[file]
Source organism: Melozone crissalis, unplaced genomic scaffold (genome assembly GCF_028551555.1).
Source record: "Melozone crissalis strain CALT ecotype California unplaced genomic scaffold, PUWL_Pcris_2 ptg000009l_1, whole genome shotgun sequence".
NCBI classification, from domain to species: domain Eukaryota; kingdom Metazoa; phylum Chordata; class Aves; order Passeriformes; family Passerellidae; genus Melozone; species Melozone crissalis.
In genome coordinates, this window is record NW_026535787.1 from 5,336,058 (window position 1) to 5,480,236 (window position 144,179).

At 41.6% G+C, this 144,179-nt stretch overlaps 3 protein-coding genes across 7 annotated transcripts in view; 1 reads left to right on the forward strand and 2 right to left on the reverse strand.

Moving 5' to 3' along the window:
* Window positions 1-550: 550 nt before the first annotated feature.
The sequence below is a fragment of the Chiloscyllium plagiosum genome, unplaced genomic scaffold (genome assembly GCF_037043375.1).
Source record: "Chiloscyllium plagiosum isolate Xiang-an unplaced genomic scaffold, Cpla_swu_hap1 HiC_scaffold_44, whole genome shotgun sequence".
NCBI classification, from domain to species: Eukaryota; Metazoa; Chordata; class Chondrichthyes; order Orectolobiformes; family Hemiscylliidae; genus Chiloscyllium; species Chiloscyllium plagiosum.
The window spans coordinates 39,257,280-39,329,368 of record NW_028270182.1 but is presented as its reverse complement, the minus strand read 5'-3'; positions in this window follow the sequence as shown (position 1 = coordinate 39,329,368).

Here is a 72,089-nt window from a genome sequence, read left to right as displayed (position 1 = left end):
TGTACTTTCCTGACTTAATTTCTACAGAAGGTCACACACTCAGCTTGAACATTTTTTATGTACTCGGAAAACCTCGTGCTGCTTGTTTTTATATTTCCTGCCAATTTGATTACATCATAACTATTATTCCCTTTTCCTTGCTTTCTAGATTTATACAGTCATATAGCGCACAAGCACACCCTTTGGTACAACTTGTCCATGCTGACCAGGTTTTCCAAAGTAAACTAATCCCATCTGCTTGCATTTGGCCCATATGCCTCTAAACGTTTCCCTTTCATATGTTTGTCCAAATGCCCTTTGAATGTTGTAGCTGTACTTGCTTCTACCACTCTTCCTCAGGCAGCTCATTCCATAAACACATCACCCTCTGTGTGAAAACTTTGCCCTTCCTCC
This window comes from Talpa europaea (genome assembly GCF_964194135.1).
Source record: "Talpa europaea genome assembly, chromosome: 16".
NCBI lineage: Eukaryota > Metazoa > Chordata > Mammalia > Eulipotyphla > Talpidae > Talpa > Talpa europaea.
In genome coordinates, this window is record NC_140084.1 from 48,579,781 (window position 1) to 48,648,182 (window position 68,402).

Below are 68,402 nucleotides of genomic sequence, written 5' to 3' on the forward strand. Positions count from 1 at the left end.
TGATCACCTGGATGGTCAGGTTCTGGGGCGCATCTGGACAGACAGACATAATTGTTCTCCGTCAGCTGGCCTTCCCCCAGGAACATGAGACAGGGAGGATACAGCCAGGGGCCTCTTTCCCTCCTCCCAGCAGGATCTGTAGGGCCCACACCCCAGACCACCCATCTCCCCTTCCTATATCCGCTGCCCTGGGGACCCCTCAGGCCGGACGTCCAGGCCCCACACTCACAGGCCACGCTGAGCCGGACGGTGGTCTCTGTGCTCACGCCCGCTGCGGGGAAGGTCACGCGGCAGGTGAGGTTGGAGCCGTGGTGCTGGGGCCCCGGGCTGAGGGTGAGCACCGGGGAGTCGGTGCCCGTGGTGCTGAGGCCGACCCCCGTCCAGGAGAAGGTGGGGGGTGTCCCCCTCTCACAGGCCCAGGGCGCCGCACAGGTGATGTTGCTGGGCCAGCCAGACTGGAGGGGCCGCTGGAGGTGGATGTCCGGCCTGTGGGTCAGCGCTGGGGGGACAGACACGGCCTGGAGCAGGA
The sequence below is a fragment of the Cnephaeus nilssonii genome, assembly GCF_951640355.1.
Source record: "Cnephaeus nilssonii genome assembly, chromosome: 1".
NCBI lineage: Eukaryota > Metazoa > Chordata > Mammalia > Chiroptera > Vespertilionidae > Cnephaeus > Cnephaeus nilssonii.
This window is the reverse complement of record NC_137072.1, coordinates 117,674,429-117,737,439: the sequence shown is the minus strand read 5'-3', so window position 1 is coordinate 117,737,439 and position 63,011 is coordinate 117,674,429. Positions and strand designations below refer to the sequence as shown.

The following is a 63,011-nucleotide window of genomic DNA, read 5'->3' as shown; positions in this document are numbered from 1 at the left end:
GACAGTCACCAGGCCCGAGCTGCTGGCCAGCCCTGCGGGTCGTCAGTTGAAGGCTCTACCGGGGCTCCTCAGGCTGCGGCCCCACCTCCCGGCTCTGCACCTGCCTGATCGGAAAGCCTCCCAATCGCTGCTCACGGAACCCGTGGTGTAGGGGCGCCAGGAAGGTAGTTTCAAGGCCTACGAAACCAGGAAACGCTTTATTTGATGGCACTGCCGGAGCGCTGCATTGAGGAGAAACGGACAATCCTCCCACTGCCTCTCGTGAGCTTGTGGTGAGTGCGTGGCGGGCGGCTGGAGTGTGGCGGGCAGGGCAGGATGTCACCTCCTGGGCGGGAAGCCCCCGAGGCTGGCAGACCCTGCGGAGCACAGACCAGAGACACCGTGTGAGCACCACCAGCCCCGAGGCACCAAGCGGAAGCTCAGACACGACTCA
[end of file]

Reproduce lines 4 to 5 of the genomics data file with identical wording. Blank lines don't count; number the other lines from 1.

In genome coordinates, this window is record NW_026535787.1 from 5,336,058 (window position 1) to 5,480,236 (window position 144,179).

At 41.6% G+C, this 144,179-nt stretch overlaps 3 protein-coding genes across 7 annotated transcripts in view; 1 reads left to right on the forward strand and 2 right to left on the reverse strand.